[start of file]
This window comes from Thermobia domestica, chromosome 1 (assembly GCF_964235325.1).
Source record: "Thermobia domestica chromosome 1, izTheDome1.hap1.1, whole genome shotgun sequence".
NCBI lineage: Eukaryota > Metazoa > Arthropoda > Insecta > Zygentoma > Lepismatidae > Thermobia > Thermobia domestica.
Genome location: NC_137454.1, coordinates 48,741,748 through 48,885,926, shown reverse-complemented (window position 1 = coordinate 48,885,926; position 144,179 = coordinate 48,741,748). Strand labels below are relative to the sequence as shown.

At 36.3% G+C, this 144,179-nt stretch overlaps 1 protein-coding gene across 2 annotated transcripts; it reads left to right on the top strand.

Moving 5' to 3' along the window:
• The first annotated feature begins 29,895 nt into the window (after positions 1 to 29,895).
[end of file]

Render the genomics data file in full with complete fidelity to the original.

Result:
This window comes from Thermobia domestica, chromosome 1 (assembly GCF_964235325.1).
Source record: "Thermobia domestica chromosome 1, izTheDome1.hap1.1, whole genome shotgun sequence".
NCBI lineage: Eukaryota > Metazoa > Arthropoda > Insecta > Zygentoma > Lepismatidae > Thermobia > Thermobia domestica.
Genome location: NC_137454.1, coordinates 48,741,748 through 48,885,926, shown reverse-complemented (window position 1 = coordinate 48,885,926; position 144,179 = coordinate 48,741,748). Strand labels below are relative to the sequence as shown.

At 36.3% G+C, this 144,179-nt stretch overlaps 1 protein-coding gene across 2 annotated transcripts; it reads left to right on the top strand.

Moving 5' to 3' along the window:
• The first annotated feature begins 29,895 nt into the window (after positions 1 to 29,895).